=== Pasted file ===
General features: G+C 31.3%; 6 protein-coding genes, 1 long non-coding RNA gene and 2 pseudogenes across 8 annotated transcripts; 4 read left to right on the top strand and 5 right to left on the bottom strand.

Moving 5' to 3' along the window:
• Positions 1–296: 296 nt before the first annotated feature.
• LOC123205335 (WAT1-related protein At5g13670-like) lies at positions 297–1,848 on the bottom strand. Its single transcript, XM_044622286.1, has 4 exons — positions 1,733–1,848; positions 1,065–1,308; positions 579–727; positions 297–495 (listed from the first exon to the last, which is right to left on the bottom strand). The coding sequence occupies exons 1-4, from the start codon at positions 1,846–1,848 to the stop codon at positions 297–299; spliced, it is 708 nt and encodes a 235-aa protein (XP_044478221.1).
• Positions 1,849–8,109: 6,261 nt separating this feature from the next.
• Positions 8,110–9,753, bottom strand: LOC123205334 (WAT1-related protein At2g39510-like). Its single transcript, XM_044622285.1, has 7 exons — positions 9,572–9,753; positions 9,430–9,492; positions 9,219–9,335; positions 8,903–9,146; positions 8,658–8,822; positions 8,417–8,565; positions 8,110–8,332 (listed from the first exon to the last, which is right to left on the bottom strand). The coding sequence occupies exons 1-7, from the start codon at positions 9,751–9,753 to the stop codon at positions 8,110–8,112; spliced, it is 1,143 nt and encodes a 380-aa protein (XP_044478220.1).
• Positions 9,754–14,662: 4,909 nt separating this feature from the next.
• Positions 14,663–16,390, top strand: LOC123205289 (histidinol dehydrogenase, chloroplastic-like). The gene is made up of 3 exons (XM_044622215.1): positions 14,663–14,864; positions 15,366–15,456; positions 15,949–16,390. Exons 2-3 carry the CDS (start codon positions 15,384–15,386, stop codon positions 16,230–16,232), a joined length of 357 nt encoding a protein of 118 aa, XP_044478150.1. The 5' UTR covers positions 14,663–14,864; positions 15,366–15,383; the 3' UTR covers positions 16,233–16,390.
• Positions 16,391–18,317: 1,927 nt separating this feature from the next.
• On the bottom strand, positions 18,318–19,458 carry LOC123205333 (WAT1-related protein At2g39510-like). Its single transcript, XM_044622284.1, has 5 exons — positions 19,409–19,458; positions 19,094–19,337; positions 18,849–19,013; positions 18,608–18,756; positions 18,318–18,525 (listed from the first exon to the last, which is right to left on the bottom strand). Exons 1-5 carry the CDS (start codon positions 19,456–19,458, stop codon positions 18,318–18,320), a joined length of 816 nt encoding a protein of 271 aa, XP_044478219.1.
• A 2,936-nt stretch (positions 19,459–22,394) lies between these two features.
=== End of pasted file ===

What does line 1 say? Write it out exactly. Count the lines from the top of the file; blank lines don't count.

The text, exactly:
General features: G+C 31.3%; 6 protein-coding genes, 1 long non-coding RNA gene and 2 pseudogenes across 8 annotated transcripts; 4 read left to right on the top strand and 5 right to left on the bottom strand.